Edible wild plants

aka 'weeds'

As well as common weeds, this list includes plants that can easily be sown and left to self-propogate. Suggestions for additions or amendments to this list can be sent via the contact form.


Blackberry nightshade

Solanum nigrum. Blackberry Nightshade’s berries and leaves are used as food in many parts of the world, and it is grown as a crop in many areas. The leaves can be used like spinach, and the berries can be used raw or in jams or baking.

There is a common misidentification made in Australia, where this plant is sometimes wrongly called ‘Deadly Nightshade’, and regarded as dangerous. This plant is not Atropa belladonna, which is the poisonous plant commonly referred to as ‘Deadly Nightshade’ around the world. You can see pictures of it at Wikipedia.


Buckwheat

Buckwheat (Fagopyrum esculentum) is grown around the world as a cover crop and also for its grain-like seeds, which are a common food item, and are a staple in various parts of the world, including Russia. If allowed to get out of control, it can become an invasive weed. It sprouts readily.

The leaves are eatable, and the seeds can be steamed or ground to make four.


Cat’s Ears

Hypochaeris radicata. The leaves are edible. The roots can be roasted and used to make a drink.


Chickweed

Stellaria media. Long regarded as a medicinal plant well-suited to skin complaints, and anything to do with liver and bile. Chickweed has a mild taste and makes a great base for salads. It also steams well. Likes cooler, damper weather, like the undergrowth of the forest it would probably like to be amongst.


Chicory

Cichorium intybu. Chicory is one of the toughest plants you’ll ever have in your garden. It laughs at hot weather when everything else is falling over. It can grow in dry lowlands, as well as mountains. The leaves and flowers are wonderfully edible. The roots are used to make a coffee-type drink. Chicory has been credited with many medicinal qualities in support of digestion and the liver, mainly due its bitter principles.

It is a perennial plant, with a long tap root, so it plays a valuable part in breaking up tough soil pans, and conditioning soil by bringing nutrients up from the depths.


Cleavers

Galium aparine. A prolific weed with a long history of medicinal uses. It can be steamed, or the tips can be eaten raw, but the texture is a ‘thing’; a bit like eating velcro.


Common mallow

Malva neglecta or sylvestris. All parts are edible, and are widely used as food. Adds a mucilaginous quality to food when cooked. The plant is hardy and provides leaves for a long growing season. Self-seeds vigorously.


Dandelion

Taraxacum officinale. Commonly used as a liver tonic and aid to digestion, Dandelion greens are good raw or steamed and are highly nutritious. Widely used medicinally.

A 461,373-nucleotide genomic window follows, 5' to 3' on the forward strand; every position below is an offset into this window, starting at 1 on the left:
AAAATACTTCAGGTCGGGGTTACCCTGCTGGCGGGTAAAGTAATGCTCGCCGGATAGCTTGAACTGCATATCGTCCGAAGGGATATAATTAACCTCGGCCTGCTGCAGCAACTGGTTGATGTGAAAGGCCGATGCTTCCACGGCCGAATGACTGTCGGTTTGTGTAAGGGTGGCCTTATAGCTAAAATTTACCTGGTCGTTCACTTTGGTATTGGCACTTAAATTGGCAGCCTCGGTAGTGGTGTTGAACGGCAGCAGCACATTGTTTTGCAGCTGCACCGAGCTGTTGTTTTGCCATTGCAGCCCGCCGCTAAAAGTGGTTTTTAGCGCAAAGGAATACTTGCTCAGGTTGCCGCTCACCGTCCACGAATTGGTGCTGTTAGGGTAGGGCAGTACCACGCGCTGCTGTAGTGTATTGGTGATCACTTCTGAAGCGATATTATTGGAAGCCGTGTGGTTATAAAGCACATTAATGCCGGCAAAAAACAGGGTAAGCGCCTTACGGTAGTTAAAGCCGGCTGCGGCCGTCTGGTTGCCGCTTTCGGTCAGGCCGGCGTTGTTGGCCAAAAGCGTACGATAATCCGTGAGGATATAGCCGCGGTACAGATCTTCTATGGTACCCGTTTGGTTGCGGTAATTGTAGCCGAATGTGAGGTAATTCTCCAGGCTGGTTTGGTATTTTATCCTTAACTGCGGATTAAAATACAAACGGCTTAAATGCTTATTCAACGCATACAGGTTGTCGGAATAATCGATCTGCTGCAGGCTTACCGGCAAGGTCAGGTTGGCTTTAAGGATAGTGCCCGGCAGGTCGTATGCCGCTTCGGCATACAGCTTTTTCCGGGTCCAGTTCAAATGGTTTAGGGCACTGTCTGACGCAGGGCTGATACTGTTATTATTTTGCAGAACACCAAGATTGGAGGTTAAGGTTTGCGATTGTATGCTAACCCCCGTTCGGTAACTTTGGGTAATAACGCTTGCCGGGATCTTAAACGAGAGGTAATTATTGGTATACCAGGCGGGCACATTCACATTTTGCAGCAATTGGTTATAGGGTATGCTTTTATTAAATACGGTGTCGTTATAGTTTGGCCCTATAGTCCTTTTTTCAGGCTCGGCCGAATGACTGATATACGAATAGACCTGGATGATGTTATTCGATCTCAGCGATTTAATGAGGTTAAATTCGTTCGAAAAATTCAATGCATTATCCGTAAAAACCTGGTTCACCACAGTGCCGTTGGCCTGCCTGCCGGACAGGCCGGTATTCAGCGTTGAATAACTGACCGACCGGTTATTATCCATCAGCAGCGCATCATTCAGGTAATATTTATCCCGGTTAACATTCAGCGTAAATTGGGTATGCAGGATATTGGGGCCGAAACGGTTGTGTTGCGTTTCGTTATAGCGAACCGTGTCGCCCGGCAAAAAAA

Dock

Rumex obtusifolius. Broad-leaved Dock is a hardy perennial, and will tolerate a wide range of climates and soils. The leaves can taste tart because of the oxalic acid in them, so they are best used as a garnish or else in combination with other greens. The seeds are widely used.


Milk Thistle

Milk Thistle (Silybum marianum) is well known as a medicinal planet, because extracts from its seeds are known to support the liver. Its leaves make excellent eating if you cut the spines off; when the plant is young and vigorous, the leaves are thick and fleshy, and steam up well.


Oxalis (Wood sorrel)

Wood Sorrel (genus Oxalis), or sourgrass, is a medium sized weed that occurs throughout most of the world. Within the genus Oxalis, there are several hundred species.

Wood sorrel looks similar to clover and tends to get misidentified as clover. It has a sour taste which is reminiscent of Sorrel or Dock, but it is only a distant relation.


Plantain

Plantago lanceolata. Common names include English plantain, narrow leaf plantain, ribwort plantain, ribleaf, lamb’s tongue, and jack straw. All of the plant is edible. It has also been used medicinally.


Pumpkin

Cucurbita pepo. Not a ‘weed’, but pumpkin will grow freely and vigorously if given the chance. Volunteer pumpkins are common. They won’t always set fruit, but the leaves and the growing tips of the vine make good eating and steam well. They are sweet. Pumpkins are worth growing just for the greens.


Purslane

Portulaca oleracea. All of the plant is edible: the thick fleshy stems, the leaves, and the flowers. The stems steam up very nicely, but it is also fine chopped finely into a salad.

Purslane is highly nutritious. It is the highest source of Omega 3 fatty acids in the plant world, as well as being rich in proteins, sugars, and mucilage. Definitely a valuable weed. A fat juicy Purslane stem is a good find.


Sheperd’s Purse

Capsella bursa-pastoris. Common all over the world, and widely used as a food in Asia. Can grow anywhere from lowlands to mountains.


Sow Thistle

Sonchus oleraceus. Leaves and flower heads are edible, especially if you like bitter.


Stinging Nettle

Urtica dioica. The leaves are commonly cooked as food, and it has a reputation as one of the most nutritious plants in the world. Nettle soup is common. Stinging Nettle has been credited with many medicinal benefits, and is used to purify the blood and stimulate the digestive system.


Violet

Viola odorata. The leaves and flowers are edible. The flours, leaves and roots are widely used as a medicine. Violets spread vigorously, and are tough.


  3 comments for “Edible wild plants

Leave a Reply